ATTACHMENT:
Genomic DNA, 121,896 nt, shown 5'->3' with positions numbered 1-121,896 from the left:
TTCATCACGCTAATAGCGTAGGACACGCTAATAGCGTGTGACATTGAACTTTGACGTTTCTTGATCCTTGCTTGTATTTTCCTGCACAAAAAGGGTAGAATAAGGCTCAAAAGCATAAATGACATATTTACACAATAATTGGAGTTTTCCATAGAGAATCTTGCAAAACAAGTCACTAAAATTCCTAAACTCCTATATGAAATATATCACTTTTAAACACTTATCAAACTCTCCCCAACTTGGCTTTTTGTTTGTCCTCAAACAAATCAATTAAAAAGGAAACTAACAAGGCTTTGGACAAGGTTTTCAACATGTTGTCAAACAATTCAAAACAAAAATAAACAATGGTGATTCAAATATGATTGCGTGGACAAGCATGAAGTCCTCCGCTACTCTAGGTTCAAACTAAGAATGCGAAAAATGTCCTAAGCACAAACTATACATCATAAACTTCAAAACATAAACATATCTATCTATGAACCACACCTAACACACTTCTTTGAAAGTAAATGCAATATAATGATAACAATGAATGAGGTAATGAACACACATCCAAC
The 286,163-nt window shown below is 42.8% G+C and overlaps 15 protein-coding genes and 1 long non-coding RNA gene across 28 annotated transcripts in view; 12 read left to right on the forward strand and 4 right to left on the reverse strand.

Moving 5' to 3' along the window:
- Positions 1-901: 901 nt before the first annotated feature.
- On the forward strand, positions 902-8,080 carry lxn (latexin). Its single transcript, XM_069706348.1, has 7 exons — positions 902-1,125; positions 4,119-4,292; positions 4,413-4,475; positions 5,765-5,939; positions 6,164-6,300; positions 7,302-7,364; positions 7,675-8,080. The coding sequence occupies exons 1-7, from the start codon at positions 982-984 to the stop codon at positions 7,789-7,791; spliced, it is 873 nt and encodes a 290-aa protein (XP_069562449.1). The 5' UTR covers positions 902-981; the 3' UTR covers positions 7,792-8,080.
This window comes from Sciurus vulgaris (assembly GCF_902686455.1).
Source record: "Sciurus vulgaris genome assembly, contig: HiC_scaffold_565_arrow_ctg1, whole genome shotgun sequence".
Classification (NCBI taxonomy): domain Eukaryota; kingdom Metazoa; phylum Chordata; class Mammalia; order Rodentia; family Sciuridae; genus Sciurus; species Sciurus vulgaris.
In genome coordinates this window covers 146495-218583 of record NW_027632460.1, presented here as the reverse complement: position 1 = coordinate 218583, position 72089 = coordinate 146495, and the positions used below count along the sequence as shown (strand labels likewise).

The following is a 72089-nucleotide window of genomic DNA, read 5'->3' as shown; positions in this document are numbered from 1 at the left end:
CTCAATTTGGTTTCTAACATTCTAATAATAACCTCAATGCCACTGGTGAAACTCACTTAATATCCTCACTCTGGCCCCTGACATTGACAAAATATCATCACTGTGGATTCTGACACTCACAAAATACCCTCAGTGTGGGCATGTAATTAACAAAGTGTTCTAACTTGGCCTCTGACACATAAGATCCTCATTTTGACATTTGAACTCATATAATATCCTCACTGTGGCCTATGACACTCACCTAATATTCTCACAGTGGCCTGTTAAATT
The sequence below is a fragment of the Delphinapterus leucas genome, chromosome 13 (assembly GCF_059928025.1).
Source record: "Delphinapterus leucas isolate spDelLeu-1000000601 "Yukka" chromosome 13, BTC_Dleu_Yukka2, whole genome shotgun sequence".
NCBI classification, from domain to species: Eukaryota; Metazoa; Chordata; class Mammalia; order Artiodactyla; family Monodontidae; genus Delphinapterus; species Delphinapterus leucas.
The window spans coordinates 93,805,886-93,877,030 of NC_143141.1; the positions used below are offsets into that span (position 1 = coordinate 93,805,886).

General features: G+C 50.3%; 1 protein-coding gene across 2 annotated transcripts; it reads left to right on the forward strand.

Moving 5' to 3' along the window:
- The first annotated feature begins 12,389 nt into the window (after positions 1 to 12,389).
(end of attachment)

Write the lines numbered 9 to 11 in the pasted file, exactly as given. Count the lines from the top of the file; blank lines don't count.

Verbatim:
Classification (NCBI taxonomy): domain Eukaryota; kingdom Metazoa; phylum Chordata; class Mammalia; order Rodentia; family Sciuridae; genus Sciurus; species Sciurus vulgaris.
In genome coordinates this window covers 146495-218583 of record NW_027632460.1, presented here as the reverse complement: position 1 = coordinate 218583, position 72089 = coordinate 146495, and the positions used below count along the sequence as shown (strand labels likewise).

The following is a 72089-nucleotide window of genomic DNA, read 5'->3' as shown; positions in this document are numbered from 1 at the left end: